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December 11, 1989 - Image 11

Resource type:
The Michigan Daily, 1989-12-11

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The Michigan Daily- Monday, December 11, 1989 - Page 11

The princess and the improper

dir. Susan Seidelman
Some movies with a serious message are funny.
Some funny films make a serious statement. Susan
Seidelman's (Desperately Seeking Susan, Making Mr.
Right, Cookie) new film, She-Devil, promises to be
one of the latter, but ends up being a not-so-funny film
with a not-so-profound message.
The idea for the film is great: take two women, one
a symbol of "normal" America asserting herself in the
world of beautiful people and the other an icon of de-
tached snobbishness, then put their value systems on a
-scale and see who wins. These two leads are played by
Roseanne Barr and Meryl Streep, and guess who plays
which role?
Hyped as "the cat-fight film of the season," the film
is so regrettably confused as to what it should concen-
trate on - the comedy or the message - that it never
gets either one of these across very well. This is the
story of the rebellion of an ugly, everyday, "unwanted"
housewife (Barr) against the society that has made her
so, via the destruction of her sneaky, philandering yup-
pie husband (Ed Begley, Jr.) and his mistress (Streep),
an exaggerated embodiment of traditional "feminine"
values who writes romance novels based on personal
experience. Something must have gone wrong in the
transition from the book (The Lives and Loves of a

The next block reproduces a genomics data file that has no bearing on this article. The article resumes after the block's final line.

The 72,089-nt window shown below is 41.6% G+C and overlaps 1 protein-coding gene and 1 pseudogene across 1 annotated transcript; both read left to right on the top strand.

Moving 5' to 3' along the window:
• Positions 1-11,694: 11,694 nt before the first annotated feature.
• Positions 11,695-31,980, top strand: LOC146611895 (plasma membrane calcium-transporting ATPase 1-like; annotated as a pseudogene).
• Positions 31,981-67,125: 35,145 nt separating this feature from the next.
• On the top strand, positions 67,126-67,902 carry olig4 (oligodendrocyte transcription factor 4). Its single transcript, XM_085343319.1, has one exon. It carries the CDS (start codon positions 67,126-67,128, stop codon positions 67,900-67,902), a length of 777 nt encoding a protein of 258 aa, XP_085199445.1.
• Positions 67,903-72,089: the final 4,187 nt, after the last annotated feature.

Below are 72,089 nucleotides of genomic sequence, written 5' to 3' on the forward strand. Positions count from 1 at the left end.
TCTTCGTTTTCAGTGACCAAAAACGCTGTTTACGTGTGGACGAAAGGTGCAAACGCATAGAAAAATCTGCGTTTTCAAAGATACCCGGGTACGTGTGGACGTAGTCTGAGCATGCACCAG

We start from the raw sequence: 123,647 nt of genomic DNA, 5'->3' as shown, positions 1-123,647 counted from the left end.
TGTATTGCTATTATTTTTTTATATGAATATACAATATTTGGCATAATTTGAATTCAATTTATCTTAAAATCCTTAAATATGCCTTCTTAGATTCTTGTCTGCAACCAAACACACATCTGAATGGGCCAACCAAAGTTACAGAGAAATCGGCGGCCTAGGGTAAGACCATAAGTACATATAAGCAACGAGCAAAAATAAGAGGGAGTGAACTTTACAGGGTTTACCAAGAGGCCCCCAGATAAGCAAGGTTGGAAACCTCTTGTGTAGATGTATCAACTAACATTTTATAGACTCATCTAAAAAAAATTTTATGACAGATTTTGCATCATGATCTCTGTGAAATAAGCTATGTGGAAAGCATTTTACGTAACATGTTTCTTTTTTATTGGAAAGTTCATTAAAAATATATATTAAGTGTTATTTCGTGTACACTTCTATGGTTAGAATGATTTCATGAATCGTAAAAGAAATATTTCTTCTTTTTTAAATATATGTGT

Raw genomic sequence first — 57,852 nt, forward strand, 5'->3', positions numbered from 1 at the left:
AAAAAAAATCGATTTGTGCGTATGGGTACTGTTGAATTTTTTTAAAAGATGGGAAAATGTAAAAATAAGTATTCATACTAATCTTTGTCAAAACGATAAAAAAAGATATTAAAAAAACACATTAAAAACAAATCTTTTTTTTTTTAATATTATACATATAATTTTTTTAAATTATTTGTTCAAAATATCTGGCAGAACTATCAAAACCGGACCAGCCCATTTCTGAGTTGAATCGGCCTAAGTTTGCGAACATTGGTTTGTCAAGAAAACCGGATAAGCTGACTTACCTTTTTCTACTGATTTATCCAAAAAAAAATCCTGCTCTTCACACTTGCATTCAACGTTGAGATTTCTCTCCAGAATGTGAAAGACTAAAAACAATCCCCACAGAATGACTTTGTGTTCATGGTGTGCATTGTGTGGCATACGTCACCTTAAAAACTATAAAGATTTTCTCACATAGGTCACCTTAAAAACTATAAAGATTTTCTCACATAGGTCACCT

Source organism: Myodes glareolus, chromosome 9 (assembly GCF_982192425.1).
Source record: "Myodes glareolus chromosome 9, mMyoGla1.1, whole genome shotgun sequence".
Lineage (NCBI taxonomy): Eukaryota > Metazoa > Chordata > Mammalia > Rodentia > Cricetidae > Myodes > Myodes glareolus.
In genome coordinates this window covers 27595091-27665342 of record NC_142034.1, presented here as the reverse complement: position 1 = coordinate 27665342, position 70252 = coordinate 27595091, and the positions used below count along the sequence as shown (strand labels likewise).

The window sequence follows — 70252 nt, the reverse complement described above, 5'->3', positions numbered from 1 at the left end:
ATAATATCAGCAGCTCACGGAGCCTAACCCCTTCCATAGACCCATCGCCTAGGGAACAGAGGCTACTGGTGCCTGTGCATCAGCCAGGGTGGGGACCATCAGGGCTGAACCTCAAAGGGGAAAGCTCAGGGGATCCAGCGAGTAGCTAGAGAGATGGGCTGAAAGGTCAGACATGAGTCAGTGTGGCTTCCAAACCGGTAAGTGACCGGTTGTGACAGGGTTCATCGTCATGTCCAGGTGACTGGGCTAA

She-Devil by Fay Weldon) to the screen, with much of
4he plot and much of any message lost in favor of a
series of situational jokes and a story about revenge.
The screenwriters (the same team that made the much

more successful Married to the Mob) have chosen to
concentrate on the ways of Barr's rebellion rather than
the reasons for them. And although they put in a lot of
good humor (don't get me wrong, this is a funny
movie) the filmmakers didn't go the extra step and have
the humor mean something.
Added to this is the surprisingly bad performance of
Streep in her first comedy. Maybe it's all of those
Kramer vs. Kramer's and Ironweed's, but she just
doesn't have an idea of what a comedic actor should act
like. She overextends and overplays the part so much
that we never see any part with which we can relate or
find funny. Barr, on the other hand, is appropriately
deadpan in her wooden role, making her rather ruthless
character simultaneously likeable and understandable.
Many of the good things about the film lie in its di-
rection: the colors, the costumes and the sets provide a
very solid base for the action, and it's fun to watch
Streep's pink world melt away into blacks and whites as
Barr's black and blue life gets pinker and pinker. But it
is this superficial concentration on what is in the frame,
rather than what takes place on screen, that gives the
film its choppiness and confusion. It seems that Sei-
delman gave in wholeheartedly to "form over content,"
often leaving plot ends hanging while showing another
good-looking shot of Streep in pink.
All in all, though, the film's bad points - no mat-
ter how little they fulfill some "ideological agenda" -
are generally overshadowed by its chief good point, that
it's a funny light comedy and a good vehicle for Barr's
SHE-DEVIL is playing at Showcase Cinemas and Bri-

Ruth (Roseanne Barr) has reason to look distressed: her husband Bob (Ed Begley, Jr.) is involved with a
glamorous writer of romance novels. Barr, though, must be smiling inside, since she's managed to out-act
Streep in She-Devil.



Study Abroad Programs
(Spring, Summer, & Academic Year)
Monday, December 11th
Auditorium 3 -MLB -7-9pm
For more information,
The Office of International Programs

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